Collecting Weston Meters

When your mouse is hovering over a ‘Confirm Payment’ box, which is going to commit you to spending £200 on a small useless lump of fragile bakelite, it strikes me that you better have some idea where this is all going.


If I didn’t start out by having a clear idea of how or why I was collecting Weston Light Meters, I needed to be sure by the time I got to this point. I hope that, if I try and lay out my perspective, it may help any prospective collector who reads this, to bring their own objectives into focus. And I don’t expect them to be the same as mine.

A model 850 Direct Reading meter ordered from America. The auction photograph showed the scrolling display to be intact. It didn't survive the trip over.

A Master III Cine (UK model) that, once again, appeared fine on the auction pictures. The meter glass front was loose. It can be positioned to appear fine if laid flat, but if I display it vertically, I will have to anchor it in some way.

A number of factors evidently inform the collector’s approach. In no particular order they might consist of:



Historical / Social / Technical significance

Quality / Condition

Current and Prospective value

Purchase price (including shipping and import charges)

Operability / Functionality

Completeness (Cases, Boxes, accessories, documentation etc.)

Visual attractiveness (and cosmetic condition) / Desirability

Collector’s storage capability

Geography / Nationality

The nature and breadth of the collection. (Completion / Duplication)

The Photronic Model 617  is historically significant as the first photo-voltaic exposure meter ever produced. It is also rare. The upper example  exhibits deterioration of the instruction legend and is consequently not very showable. The good news is that, with care, this legend can be restored. See the illustration further on on this page.

As with the DR 850, Auction pictures of the 852 Direct Reading Cadet showed the rolling display to be intact. It did not survive transit. I have pasted over a facsimile to make it showable, but have now managed to buy another intact example. The Diamond leather case is particularly nice.

I guess my interest in Westons started from an early age. I must have been eight or nine when I would spend time with my Dad up in the attic of our house that he had converted into a darkroom. It was a Sangamo Master Universal and appeared a very impressive piece of kit to one of my age. Dad explained to me its function and how it worked.


The needle had a habit of sticking and needed a tap to free it. A lot of the outer legend on the dial had also worn away, so it was far from perfect. But Dad still used it and relied on it.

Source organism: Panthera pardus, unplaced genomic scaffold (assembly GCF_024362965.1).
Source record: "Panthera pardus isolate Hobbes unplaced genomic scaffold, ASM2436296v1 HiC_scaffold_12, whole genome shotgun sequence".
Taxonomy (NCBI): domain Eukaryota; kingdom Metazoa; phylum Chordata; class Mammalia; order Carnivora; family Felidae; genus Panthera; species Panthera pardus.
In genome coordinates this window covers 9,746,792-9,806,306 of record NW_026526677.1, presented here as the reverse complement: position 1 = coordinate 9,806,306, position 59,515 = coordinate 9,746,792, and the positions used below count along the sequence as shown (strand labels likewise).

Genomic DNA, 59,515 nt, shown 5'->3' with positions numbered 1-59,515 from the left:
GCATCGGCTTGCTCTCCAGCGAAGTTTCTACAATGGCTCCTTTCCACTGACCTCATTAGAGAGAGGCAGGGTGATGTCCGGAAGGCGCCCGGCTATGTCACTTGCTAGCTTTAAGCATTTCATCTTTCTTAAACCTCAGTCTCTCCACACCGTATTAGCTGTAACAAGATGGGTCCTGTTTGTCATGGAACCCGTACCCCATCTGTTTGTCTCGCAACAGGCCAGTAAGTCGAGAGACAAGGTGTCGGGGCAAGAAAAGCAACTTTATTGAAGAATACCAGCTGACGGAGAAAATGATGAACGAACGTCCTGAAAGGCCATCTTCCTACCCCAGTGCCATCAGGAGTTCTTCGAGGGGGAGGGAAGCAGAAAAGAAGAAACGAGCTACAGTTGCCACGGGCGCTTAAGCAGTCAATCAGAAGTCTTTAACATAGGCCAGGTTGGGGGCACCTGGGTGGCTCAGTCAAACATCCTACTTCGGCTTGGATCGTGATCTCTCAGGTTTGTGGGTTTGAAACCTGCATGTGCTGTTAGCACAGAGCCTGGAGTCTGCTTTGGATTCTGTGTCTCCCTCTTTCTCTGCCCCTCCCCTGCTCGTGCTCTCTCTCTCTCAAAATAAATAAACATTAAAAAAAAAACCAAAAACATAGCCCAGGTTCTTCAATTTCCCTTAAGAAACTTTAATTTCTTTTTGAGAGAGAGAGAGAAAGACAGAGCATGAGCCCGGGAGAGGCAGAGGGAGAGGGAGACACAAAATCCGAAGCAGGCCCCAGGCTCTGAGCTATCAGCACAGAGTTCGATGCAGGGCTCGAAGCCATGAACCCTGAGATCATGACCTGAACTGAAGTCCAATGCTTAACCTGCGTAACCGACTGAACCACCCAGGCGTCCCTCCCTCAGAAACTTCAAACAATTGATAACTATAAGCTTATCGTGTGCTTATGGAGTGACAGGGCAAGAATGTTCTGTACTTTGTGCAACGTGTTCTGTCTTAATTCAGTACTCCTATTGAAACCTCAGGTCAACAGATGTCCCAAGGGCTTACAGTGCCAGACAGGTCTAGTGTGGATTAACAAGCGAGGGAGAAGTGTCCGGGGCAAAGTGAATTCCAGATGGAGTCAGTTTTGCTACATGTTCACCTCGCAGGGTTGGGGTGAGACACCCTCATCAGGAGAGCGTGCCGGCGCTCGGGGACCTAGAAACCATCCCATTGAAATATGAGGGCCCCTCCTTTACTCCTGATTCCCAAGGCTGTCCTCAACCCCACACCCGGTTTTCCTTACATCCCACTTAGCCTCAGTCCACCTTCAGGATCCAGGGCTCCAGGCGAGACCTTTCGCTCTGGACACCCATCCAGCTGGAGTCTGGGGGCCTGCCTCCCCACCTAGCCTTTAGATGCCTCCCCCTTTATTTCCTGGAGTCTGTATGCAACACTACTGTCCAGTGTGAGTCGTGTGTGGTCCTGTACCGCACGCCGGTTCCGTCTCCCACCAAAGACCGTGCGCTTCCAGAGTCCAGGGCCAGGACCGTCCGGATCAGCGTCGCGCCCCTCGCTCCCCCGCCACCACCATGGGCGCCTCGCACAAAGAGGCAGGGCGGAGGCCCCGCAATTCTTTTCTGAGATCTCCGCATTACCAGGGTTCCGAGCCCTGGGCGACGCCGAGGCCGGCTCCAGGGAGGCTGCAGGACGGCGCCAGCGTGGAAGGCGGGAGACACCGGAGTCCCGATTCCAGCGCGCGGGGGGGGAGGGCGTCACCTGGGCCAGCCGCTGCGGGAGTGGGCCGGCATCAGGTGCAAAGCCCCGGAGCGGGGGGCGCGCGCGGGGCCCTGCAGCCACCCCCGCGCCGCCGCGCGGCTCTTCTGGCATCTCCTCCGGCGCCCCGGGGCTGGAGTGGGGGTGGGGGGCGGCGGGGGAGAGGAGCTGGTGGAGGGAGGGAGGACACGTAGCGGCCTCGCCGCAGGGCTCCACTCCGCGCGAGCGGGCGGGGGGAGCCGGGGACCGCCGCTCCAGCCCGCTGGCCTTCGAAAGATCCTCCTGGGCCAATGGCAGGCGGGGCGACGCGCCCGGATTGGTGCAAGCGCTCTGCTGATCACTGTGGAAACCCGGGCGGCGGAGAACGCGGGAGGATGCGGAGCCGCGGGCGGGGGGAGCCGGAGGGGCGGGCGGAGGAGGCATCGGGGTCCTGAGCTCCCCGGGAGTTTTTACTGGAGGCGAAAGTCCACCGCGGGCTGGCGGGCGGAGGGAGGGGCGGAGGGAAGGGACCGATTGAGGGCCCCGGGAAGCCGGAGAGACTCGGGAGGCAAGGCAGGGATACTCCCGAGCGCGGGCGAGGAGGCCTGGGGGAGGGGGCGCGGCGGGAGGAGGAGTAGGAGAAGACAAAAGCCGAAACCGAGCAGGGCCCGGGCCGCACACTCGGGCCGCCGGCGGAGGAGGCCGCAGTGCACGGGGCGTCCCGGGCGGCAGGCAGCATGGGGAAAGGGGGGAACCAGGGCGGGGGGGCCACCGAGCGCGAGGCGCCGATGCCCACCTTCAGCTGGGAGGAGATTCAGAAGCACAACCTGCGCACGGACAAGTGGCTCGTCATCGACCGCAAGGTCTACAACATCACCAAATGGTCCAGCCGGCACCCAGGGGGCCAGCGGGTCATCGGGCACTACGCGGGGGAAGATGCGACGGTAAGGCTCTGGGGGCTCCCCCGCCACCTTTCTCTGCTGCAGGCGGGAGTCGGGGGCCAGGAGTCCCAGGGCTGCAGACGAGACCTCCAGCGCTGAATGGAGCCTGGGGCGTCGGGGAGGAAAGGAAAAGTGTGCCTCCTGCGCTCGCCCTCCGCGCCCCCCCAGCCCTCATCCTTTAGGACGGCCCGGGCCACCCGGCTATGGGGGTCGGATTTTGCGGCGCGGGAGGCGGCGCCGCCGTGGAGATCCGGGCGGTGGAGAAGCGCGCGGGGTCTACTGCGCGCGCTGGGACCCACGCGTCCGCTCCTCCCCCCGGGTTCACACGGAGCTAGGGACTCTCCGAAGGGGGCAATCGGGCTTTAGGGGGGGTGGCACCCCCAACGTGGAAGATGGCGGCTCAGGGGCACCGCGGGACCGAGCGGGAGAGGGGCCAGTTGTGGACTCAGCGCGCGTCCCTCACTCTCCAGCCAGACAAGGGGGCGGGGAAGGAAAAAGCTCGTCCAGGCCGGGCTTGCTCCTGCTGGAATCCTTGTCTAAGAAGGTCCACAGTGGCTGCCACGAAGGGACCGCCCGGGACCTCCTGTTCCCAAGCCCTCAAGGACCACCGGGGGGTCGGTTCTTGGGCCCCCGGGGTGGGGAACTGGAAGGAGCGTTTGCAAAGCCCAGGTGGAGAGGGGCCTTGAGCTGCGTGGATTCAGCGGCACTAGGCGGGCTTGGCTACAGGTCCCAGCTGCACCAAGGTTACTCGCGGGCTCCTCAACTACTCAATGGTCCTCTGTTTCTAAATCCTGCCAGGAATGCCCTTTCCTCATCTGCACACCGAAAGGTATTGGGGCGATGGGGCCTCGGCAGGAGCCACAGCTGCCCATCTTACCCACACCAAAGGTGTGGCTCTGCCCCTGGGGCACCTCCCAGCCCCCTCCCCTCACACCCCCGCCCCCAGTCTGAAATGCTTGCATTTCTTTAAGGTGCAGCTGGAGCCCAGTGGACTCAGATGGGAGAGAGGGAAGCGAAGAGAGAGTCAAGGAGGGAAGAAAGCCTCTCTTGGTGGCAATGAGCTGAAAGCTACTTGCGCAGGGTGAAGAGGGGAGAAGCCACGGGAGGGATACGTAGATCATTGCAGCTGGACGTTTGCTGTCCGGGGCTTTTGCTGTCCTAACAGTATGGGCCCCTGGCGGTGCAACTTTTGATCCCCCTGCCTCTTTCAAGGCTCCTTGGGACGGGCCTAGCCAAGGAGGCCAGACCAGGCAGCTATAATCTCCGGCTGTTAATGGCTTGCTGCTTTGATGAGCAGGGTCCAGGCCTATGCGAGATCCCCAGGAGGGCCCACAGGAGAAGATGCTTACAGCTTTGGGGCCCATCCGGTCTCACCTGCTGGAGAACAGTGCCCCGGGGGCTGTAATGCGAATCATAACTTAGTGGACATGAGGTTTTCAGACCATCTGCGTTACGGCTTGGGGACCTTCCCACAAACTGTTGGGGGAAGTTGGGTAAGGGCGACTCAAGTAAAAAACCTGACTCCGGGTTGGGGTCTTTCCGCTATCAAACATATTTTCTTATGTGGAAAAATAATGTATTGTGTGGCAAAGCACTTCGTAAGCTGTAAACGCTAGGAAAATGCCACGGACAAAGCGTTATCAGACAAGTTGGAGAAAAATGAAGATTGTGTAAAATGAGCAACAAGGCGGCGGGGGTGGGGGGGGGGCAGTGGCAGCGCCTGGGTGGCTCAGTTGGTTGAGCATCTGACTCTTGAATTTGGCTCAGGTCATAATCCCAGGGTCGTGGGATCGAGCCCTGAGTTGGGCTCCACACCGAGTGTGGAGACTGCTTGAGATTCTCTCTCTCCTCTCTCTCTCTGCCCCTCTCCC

When I started work in photography and studied it on day-release at college, I came across the Weston again. College lecturers, some of them very prominent in their field, respected and swore by this meter, the Master V or the Euro-Master, by then, and my boss and I used one at work. I was introduced to the Invercone and the zone system of exposure measurement.


As soon as I could afford it, I bought my own second hand Master V – and that’s the meter that I use to this day for ambient light work. Mind you, I’ve had the cell replaced. You need to do that every 25 years or so.

This Master Universal was one of a batch purchased and suffered damage during transit. Cracks and weaknesses in the bakelite shell do not always show up on auction pictures but the vendor should mention them.

Dial wear and damage should be obvious on auction site pictures.  Such meters are not presentable and should, in the main, be avoided.

Green & Clean: These two Photronic 650s both had verdigris on the dial when purchased. Careful non-abrasive cleaning removed it successfully. I have kept one uncleaned however - because I like it.

I started on the precipitous path to collecting when I came across the occasional unit at car boot sales etc. I picked up a Photronic Cine meter boxed in excellent condition for £10. I was particularly taken by the Art Deco molding in the Bakelite. A colleague at work showed me his Model 650 Leicameter. I found out that these were quite rare and decided I wanted one. He wouldn’t sell it to me at any price.


That made me all the more determined to get one. Somehow I got from that position to an obsession with collecting an example of every Weston light meter ever made.


In the cold light of day I now know that’s impossible. Some meters, the Bolex and Filmo cine variants for example, seem to be so rare that I have not come across any photographs of them other than in documents. Weston also made bespoke meters for clients that are not listed in general documentation.


But I still have a very good collection. One of the best, I think (if you can match it or beat it please let me know). And I’m keeping a look-out for the odd one or two that I don’t have that may just appear on an auction site, some time in the future.



Every collector needs to define the direction and boundaries of their collecting objective. It’s the only way to manage what, if left un-checked, develops into an unbridled obsession which will lead to financial ruin, a reduction in living space as the collection expands in volume, and a critical strain on personal relationships.